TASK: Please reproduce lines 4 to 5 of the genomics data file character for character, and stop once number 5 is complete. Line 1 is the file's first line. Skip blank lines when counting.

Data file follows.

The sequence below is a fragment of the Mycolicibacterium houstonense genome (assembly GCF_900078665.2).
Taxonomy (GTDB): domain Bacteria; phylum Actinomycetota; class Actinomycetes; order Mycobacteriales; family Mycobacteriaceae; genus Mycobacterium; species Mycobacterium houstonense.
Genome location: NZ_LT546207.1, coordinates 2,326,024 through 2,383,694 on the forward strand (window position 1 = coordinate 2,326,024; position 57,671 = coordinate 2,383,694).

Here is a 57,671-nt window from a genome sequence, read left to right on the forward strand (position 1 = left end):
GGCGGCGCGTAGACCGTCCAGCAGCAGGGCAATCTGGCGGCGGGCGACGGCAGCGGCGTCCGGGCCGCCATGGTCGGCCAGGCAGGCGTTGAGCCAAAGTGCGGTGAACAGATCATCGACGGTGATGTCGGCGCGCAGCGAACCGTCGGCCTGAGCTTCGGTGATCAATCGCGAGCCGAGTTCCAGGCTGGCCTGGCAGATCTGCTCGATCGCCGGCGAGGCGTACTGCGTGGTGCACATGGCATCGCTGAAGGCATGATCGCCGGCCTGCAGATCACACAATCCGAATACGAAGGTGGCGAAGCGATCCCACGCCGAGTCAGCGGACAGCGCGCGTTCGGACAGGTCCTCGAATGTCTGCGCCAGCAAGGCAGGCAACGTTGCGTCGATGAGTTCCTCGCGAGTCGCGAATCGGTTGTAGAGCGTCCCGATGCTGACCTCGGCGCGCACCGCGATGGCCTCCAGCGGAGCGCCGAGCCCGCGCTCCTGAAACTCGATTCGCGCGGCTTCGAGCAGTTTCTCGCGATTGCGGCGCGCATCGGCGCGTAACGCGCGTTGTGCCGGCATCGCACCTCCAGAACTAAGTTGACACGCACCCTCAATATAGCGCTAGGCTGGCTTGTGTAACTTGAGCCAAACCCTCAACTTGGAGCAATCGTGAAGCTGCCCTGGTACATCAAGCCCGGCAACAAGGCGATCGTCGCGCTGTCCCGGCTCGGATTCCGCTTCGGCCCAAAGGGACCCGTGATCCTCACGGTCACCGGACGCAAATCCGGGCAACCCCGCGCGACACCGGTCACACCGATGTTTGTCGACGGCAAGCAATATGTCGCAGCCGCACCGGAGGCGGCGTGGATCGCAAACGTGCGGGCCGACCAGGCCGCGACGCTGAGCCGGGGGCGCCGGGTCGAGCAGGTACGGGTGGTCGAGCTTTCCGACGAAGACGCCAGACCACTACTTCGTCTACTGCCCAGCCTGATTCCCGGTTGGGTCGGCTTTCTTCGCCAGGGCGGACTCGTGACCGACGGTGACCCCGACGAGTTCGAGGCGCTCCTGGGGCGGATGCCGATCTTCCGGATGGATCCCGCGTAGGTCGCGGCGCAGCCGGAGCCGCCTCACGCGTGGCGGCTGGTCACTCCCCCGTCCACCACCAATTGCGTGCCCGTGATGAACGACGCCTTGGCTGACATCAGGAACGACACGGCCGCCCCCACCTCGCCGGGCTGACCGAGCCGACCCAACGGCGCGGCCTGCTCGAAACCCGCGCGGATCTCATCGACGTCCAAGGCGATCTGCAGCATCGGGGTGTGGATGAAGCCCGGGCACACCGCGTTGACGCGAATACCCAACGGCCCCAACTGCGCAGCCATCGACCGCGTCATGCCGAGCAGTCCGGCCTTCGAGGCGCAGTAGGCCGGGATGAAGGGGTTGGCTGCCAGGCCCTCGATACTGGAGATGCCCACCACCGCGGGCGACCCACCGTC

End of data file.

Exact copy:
Here is a 57,671-nt window from a genome sequence, read left to right on the forward strand (position 1 = left end):
GGCGGCGCGTAGACCGTCCAGCAGCAGGGCAATCTGGCGGCGGGCGACGGCAGCGGCGTCCGGGCCGCCATGGTCGGCCAGGCAGGCGTTGAGCCAAAGTGCGGTGAACAGATCATCGACGGTGATGTCGGCGCGCAGCGAACCGTCGGCCTGAGCTTCGGTGATCAATCGCGAGCCGAGTTCCAGGCTGGCCTGGCAGATCTGCTCGATCGCCGGCGAGGCGTACTGCGTGGTGCACATGGCATCGCTGAAGGCATGATCGCCGGCCTGCAGATCACACAATCCGAATACGAAGGTGGCGAAGCGATCCCACGCCGAGTCAGCGGACAGCGCGCGTTCGGACAGGTCCTCGAATGTCTGCGCCAGCAAGGCAGGCAACGTTGCGTCGATGAGTTCCTCGCGAGTCGCGAATCGGTTGTAGAGCGTCCCGATGCTGACCTCGGCGCGCACCGCGATGGCCTCCAGCGGAGCGCCGAGCCCGCGCTCCTGAAACTCGATTCGCGCGGCTTCGAGCAGTTTCTCGCGATTGCGGCGCGCATCGGCGCGTAACGCGCGTTGTGCCGGCATCGCACCTCCAGAACTAAGTTGACACGCACCCTCAATATAGCGCTAGGCTGGCTTGTGTAACTTGAGCCAAACCCTCAACTTGGAGCAATCGTGAAGCTGCCCTGGTACATCAAGCCCGGCAACAAGGCGATCGTCGCGCTGTCCCGGCTCGGATTCCGCTTCGGCCCAAAGGGACCCGTGATCCTCACGGTCACCGGACGCAAATCCGGGCAACCCCGCGCGACACCGGTCACACCGATGTTTGTCGACGGCAAGCAATATGTCGCAGCCGCACCGGAGGCGGCGTGGATCGCAAACGTGCGGGCCGACCAGGCCGCGACGCTGAGCCGGGGGCGCCGGGTCGAGCAGGTACGGGTGGTCGAGCTTTCCGACGAAGACGCCAGACCACTACTTCGTCTACTGCCCAGCCTGATTCCCGGTTGGGTCGGCTTTCTTCGCCAGGGCGGACTCGTGACCGACGGTGACCCCGACGAGTTCGAGGCGCTCCTGGGGCGGATGCCGATCTTCCGGATGGATCCCGCGTAGGTCGCGGCGCAGCCGGAGCCGCCTCACGCGTGGCGGCTGGTCACTCCCCCGTCCACCACCAATTGCGTGCCCGTGATGAACGACGCCTTGGCTGACATCAGGAACGACACGGCCGCCCCCACCTCGCCGGGCTGACCGAGCCGACCCAACGGCGCGGCCTGCTCGAAACCCGCGCGGATCTCATCGACGTCCAAGGCGATCTGCAGCATCGGGGTGTGGATGAAGCCCGGGCACACCGCGTTGACGCGAATACCCAACGGCCCCAACTGCGCAGCCATCGACCGCGTCATGCCGAGCAGTCCGGCCTTCGAGGCGCAGTAGGCCGGGATGAAGGGGTTGGCTGCCAGGCCCTCGATACTGGAGATGCCCACCACCGCGGGCGACCCACCGTC